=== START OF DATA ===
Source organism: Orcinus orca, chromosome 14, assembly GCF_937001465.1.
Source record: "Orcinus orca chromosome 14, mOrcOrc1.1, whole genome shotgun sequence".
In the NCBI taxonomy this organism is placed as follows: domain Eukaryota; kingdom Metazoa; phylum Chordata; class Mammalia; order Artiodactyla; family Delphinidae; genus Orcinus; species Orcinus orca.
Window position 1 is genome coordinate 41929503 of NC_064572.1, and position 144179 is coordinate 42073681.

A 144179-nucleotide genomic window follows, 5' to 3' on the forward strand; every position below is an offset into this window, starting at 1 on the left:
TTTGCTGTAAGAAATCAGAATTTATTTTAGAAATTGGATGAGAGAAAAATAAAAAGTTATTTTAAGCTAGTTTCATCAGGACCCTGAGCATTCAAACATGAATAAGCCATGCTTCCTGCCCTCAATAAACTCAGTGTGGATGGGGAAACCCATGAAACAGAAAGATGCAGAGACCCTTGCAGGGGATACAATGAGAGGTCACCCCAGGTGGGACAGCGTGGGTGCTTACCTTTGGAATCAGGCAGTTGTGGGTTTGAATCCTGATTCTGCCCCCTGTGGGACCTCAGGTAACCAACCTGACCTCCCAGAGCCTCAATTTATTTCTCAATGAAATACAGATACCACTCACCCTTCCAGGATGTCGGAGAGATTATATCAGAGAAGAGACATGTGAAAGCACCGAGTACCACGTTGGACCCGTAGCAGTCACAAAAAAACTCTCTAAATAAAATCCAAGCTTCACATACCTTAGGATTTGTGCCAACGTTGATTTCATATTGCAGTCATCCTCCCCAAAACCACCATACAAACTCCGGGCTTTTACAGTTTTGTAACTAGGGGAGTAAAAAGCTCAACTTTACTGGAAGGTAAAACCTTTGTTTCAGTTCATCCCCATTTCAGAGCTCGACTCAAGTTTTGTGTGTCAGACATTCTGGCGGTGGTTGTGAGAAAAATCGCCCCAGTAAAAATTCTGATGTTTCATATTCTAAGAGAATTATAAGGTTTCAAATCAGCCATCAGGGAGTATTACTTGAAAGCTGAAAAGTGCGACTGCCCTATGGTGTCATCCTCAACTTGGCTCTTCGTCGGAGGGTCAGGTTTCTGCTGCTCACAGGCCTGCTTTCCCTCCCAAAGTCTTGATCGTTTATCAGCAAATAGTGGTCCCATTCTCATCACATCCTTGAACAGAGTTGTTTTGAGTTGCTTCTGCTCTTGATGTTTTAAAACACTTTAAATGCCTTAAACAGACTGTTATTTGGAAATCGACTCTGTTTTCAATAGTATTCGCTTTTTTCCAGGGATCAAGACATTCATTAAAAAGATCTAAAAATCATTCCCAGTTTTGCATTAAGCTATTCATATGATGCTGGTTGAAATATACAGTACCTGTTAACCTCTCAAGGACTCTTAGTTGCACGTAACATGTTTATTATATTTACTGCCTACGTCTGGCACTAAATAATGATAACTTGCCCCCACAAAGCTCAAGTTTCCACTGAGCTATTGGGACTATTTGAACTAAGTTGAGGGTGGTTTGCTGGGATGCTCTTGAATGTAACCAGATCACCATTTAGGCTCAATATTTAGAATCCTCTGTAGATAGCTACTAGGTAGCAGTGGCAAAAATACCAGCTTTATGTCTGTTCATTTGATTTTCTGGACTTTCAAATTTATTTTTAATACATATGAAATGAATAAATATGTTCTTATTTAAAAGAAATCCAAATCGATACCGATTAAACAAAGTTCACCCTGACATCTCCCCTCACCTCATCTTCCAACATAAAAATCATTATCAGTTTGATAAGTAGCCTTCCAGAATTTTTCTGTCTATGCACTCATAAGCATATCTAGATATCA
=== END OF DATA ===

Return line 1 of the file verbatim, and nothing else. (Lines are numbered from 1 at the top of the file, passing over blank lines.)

Source organism: Orcinus orca, chromosome 14, assembly GCF_937001465.1.